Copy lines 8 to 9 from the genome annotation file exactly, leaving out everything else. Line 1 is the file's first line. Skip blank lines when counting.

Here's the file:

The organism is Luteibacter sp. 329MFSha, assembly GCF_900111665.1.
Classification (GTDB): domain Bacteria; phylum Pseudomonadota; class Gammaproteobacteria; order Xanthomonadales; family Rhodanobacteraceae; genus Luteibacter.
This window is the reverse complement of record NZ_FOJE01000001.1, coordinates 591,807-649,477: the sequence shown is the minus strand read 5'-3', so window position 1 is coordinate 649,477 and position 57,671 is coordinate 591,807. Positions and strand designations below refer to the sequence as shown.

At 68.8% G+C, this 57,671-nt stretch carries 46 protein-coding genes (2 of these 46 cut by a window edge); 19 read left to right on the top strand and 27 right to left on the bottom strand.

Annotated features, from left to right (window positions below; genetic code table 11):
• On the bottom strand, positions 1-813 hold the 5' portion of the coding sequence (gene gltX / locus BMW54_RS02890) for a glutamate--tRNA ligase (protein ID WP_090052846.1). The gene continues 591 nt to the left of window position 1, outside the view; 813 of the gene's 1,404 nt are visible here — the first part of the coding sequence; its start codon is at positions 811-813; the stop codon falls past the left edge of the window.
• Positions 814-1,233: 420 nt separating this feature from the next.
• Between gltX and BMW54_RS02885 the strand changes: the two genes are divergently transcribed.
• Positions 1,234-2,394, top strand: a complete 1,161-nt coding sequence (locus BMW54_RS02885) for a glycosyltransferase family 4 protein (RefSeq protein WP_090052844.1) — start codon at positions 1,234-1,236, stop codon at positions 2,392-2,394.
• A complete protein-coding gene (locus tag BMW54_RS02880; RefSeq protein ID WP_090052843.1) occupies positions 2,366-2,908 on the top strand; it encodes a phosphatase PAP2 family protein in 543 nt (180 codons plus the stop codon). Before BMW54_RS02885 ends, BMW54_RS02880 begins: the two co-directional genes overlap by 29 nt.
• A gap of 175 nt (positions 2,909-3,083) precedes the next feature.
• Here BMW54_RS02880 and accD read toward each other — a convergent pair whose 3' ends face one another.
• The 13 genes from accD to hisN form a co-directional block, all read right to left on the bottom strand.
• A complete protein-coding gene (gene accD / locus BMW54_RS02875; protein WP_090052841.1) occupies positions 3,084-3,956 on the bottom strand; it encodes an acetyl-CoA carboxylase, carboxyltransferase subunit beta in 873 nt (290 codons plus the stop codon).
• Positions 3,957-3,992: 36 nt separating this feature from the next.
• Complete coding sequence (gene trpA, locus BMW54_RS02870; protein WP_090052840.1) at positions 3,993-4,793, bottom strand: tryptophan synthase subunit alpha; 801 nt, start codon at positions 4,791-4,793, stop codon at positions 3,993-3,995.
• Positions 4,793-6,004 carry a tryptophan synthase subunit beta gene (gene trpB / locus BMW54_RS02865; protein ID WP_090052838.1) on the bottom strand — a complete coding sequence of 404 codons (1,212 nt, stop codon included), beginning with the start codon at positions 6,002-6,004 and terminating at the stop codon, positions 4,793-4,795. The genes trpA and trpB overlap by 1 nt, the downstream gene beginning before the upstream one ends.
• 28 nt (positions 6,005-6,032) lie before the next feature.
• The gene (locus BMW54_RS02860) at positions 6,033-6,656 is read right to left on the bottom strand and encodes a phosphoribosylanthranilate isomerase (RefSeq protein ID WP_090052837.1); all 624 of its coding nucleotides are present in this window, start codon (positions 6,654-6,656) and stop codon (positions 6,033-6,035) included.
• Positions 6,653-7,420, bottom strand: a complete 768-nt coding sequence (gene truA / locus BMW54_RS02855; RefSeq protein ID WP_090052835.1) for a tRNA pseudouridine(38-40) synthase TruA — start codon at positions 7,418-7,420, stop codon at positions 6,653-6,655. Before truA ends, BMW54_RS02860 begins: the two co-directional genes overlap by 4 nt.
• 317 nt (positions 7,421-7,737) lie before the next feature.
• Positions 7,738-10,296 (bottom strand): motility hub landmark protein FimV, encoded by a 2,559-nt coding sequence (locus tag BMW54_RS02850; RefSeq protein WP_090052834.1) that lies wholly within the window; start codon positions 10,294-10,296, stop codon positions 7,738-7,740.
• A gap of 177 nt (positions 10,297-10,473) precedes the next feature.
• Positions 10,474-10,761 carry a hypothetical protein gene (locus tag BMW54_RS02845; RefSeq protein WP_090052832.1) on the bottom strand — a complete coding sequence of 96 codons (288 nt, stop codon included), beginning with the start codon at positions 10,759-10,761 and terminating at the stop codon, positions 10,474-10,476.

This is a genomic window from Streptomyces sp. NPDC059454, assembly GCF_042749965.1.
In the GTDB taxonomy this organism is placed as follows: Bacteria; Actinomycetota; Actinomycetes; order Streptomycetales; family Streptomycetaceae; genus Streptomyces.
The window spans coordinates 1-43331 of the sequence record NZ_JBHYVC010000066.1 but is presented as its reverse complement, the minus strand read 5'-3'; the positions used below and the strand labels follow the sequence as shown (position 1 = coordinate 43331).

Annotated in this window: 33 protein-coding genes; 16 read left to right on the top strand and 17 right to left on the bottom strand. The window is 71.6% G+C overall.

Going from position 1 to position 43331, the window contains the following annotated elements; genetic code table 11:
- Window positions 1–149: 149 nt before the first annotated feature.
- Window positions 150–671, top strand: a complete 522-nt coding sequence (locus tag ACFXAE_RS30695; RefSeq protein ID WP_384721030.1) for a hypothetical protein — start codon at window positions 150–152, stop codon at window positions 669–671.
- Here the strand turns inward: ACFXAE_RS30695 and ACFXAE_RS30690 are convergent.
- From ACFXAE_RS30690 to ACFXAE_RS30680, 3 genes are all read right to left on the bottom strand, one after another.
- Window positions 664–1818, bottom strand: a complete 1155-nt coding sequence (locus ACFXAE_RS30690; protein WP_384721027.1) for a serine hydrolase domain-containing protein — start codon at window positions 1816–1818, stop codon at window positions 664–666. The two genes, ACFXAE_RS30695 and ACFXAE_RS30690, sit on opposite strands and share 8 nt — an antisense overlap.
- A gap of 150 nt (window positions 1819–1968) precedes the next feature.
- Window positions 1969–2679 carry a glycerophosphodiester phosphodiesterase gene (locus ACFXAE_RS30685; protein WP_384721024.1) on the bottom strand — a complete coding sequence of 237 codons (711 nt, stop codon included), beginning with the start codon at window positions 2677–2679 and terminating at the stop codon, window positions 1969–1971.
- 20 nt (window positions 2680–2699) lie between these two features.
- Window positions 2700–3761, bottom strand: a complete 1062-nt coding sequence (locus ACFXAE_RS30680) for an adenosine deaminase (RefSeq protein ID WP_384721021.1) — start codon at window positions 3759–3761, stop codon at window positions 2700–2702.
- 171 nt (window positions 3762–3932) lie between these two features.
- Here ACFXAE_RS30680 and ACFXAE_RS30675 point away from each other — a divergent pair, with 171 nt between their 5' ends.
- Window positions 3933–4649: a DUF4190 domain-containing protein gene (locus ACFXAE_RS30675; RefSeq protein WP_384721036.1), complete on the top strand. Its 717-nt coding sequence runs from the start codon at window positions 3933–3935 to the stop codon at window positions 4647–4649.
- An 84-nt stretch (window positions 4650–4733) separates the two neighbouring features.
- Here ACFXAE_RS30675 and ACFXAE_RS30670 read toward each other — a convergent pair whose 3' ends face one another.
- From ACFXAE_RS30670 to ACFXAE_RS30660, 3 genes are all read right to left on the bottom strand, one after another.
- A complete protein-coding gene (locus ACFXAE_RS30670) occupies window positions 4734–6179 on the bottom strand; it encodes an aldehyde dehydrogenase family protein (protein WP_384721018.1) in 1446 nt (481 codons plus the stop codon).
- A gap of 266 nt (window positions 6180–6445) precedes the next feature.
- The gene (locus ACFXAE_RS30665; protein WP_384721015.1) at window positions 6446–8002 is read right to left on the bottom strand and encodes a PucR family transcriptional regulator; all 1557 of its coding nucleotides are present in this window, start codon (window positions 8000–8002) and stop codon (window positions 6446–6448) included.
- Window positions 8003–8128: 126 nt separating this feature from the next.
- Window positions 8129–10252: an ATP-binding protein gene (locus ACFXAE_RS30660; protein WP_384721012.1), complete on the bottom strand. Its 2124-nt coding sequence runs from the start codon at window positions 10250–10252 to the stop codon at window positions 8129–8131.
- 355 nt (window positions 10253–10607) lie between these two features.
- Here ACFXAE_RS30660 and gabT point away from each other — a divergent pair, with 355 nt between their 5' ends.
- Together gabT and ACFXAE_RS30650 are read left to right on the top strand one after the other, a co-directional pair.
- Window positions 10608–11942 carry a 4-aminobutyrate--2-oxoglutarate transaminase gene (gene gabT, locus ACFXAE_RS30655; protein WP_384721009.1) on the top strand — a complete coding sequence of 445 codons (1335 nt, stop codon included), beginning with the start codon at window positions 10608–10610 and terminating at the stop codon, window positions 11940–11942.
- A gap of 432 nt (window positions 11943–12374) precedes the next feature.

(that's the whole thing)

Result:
• Between gltX and BMW54_RS02885 the strand changes: the two genes are divergently transcribed.
• Positions 1,234-2,394, top strand: a complete 1,161-nt coding sequence (locus BMW54_RS02885) for a glycosyltransferase family 4 protein (RefSeq protein WP_090052844.1) — start codon at positions 1,234-1,236, stop codon at positions 2,392-2,394.